A landing page can be the first page that a user hits on your site or it can be a page created for a specific goal that provides condensed, user-oriented information intended to get visitors to convert. In this context, ‘convert’ means to get a user to complete your form or fill in the fields to successfully complete the pages’ goal. For this blog post, I am referring to a user-specific landing page that is often used in tandem with social, email, and paid search campaigns. When driving a campaign to a page, you know exactly what the user is looking for when they land. This provides the opportunity to target the user in a unique way to get them to convert.
Landing pages are not accessible from your website navigation and are therefore not the ‘main’ pages on your site. You want to de-index these pages to make it them inaccessible to certain users. Since you are targeting a specific audience, you do not want these pages to be accessed by just anyone visiting your site – only those who you intend to land on the page should access these pages. For this reason, when creating a landing page, you must consider aspects other than the best practices for your navigation pages.
Here are several things to consider when creating a landing page:
1. Strong Heading
Create a strong heading to grab the user’s attention. Be direct, clear, and concise. Once a user lands on your page, you want them to know they are on the correct page. A strong heading can make the difference between a user staying on the page or leaving.
2. Single Purpose/Message
When creating your message, make it easy for the user to understand. State your message and what you would like the user to do. Do not include too much information – the user lands on your page for a reason, so there is no need to add additional educational or background information.
3. Message and Campaign Match
Always make sure that your message matches your campaign. If you are running a campaign to get users to sign up for a specific course on your website, make sure that the landing page matches the course featured in the ad.
4. Clear Call-to-Action (CTA)
Have a clear call-to-action that stands out and is easy to find. What you want the user to do should be front and center. This can be achieved through adding buttons, using design layouts or adding color. Remember to keep the CTA above the fold of the page – when the user lands on the page, you want them to be able to see it. If you are running a campaign to increase newsletter signups, don’t direct users to a landing page that asks the user to “call now” or “download a PDF”. Only ask for the information you need – keeping a form simple and short is best to get a user to complete your task.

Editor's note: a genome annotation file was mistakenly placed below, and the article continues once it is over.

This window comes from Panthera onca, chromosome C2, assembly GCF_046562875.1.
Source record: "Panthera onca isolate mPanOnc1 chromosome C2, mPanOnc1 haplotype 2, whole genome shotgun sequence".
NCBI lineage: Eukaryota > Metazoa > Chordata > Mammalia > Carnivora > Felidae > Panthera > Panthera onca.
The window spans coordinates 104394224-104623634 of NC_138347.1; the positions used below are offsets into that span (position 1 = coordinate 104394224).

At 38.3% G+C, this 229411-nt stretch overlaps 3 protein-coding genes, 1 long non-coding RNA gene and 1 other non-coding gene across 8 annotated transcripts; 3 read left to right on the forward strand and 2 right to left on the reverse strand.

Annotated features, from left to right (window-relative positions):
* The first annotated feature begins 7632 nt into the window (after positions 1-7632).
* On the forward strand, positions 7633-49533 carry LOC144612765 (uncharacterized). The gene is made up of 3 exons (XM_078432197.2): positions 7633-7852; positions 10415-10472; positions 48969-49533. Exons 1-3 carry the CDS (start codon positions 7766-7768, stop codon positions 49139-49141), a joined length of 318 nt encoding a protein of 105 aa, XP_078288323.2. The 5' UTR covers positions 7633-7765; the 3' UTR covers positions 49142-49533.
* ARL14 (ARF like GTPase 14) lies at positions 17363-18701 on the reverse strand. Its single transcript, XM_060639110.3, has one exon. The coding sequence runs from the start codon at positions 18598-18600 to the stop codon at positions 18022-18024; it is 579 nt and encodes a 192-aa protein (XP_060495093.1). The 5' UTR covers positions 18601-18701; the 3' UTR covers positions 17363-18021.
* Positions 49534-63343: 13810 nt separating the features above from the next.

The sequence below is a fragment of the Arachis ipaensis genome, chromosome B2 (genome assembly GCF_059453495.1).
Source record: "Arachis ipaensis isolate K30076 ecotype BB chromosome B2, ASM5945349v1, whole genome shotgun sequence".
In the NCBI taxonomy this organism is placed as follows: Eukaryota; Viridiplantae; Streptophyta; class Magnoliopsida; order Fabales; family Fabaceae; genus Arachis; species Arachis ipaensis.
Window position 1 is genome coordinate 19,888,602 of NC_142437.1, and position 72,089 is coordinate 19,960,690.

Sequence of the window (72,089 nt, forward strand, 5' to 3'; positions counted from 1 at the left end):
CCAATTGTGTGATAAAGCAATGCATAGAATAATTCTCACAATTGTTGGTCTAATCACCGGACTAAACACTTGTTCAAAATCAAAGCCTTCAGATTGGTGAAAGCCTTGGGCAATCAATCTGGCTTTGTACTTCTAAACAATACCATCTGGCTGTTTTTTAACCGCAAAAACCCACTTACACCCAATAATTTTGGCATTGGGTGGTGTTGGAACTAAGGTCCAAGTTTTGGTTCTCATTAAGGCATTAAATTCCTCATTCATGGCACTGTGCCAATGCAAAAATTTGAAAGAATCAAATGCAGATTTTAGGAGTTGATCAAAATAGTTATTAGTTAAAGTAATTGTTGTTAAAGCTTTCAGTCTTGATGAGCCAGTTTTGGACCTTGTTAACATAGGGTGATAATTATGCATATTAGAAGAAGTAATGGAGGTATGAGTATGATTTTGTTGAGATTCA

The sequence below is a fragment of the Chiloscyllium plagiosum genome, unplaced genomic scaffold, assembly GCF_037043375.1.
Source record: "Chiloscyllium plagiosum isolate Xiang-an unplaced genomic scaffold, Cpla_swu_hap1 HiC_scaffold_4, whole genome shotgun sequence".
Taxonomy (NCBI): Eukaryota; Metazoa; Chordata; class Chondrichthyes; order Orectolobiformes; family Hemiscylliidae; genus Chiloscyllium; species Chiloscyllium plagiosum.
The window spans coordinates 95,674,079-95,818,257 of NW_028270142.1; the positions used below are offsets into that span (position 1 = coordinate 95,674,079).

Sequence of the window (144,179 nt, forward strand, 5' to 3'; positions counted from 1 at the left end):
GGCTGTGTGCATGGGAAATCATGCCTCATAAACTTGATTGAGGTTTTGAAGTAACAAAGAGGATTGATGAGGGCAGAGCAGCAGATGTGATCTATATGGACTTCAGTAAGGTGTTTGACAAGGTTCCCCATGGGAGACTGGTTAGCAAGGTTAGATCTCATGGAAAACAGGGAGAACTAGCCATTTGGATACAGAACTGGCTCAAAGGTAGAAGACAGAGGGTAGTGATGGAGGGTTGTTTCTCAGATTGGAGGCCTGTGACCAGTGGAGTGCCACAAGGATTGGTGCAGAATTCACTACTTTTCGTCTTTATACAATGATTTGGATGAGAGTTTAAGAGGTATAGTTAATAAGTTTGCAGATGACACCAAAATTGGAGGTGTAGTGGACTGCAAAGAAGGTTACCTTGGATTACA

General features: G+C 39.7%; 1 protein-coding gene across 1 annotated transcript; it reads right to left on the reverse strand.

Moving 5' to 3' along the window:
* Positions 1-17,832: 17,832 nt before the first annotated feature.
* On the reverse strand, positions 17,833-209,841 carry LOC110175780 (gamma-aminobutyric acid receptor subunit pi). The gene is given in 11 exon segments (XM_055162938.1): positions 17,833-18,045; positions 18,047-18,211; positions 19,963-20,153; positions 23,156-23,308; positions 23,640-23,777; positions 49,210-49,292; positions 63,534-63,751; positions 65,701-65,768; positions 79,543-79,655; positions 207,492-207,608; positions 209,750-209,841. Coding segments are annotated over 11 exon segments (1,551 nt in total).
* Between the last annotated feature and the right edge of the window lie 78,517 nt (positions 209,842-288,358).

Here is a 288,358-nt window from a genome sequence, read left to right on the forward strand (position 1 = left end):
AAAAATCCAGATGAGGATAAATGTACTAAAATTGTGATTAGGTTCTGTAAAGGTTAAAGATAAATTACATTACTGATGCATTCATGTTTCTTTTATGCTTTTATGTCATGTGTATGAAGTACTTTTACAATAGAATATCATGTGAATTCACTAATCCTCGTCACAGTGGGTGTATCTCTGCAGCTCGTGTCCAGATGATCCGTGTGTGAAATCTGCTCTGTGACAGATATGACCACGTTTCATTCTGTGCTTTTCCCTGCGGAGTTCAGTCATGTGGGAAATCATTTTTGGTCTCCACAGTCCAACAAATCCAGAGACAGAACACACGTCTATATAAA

5. Design and UX
Have an appealing design. The page should include a strong heading, supporting text, call-to-action, and imagery or videos. Make sure that everything on the page has a purpose. Do not include filler information or imagery – if it is not helping you achieve your goal, it’s likely a user will not find it helpful.
6. Thank You Page
Create a thank you page. This helps users know that they have successfully completed the task on the page. Include a short message to let the user know what comes next. Whether it is receiving a newsletter or getting a response through email, it is helpful to let users know what’s to come.
Once you have completed your landing page, you should always test it. Ensure that everything works on the page, that it is leading users where you want them, and that it’s easy for a user to navigate. A great way to test how your page is performing is through an A/B test. A great and easy way to do this is through Google Optimize.
When creating your page, make sure it is mobile friendly. With a significant number of users accessing sites through their mobile devices, you want to ensure that your landing page is responsive and has the correct layout for those on a phone.
In this blog post, I’ve outlined eight different aspects to consider when creating a landing page. However, this is not an all-encompassing list. Always remember to follow industry-specific best practices to ensure you are aligning with your goals and the intent of your users.